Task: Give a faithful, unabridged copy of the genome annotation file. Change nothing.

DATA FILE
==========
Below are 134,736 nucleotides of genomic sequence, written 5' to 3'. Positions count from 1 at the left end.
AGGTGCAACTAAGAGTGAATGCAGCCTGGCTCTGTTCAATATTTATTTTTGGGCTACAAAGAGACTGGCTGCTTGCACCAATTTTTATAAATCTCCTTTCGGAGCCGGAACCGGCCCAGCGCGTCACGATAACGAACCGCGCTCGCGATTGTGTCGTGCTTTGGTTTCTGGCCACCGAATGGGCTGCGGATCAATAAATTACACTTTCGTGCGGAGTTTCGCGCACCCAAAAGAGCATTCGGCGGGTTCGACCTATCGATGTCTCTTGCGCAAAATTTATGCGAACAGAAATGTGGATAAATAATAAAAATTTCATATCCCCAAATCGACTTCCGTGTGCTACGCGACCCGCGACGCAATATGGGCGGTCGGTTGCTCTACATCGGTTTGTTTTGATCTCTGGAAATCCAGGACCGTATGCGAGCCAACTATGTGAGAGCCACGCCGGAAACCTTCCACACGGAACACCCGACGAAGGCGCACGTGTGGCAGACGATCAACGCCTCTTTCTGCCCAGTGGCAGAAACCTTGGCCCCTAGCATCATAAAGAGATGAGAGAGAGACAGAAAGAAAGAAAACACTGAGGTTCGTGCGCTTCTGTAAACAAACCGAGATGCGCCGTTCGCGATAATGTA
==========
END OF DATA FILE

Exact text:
Below are 134,736 nucleotides of genomic sequence, written 5' to 3'. Positions count from 1 at the left end.
AGGTGCAACTAAGAGTGAATGCAGCCTGGCTCTGTTCAATATTTATTTTTGGGCTACAAAGAGACTGGCTGCTTGCACCAATTTTTATAAATCTCCTTTCGGAGCCGGAACCGGCCCAGCGCGTCACGATAACGAACCGCGCTCGCGATTGTGTCGTGCTTTGGTTTCTGGCCACCGAATGGGCTGCGGATCAATAAATTACACTTTCGTGCGGAGTTTCGCGCACCCAAAAGAGCATTCGGCGGGTTCGACCTATCGATGTCTCTTGCGCAAAATTTATGCGAACAGAAATGTGGATAAATAATAAAAATTTCATATCCCCAAATCGACTTCCGTGTGCTACGCGACCCGCGACGCAATATGGGCGGTCGGTTGCTCTACATCGGTTTGTTTTGATCTCTGGAAATCCAGGACCGTATGCGAGCCAACTATGTGAGAGCCACGCCGGAAACCTTCCACACGGAACACCCGACGAAGGCGCACGTGTGGCAGACGATCAACGCCTCTTTCTGCCCAGTGGCAGAAACCTTGGCCCCTAGCATCATAAAGAGATGAGAGAGAGACAGAAAGAAAGAAAACACTGAGGTTCGTGCGCTTCTGTAAACAAACCGAGATGCGCCGTTCGCGATAATGTA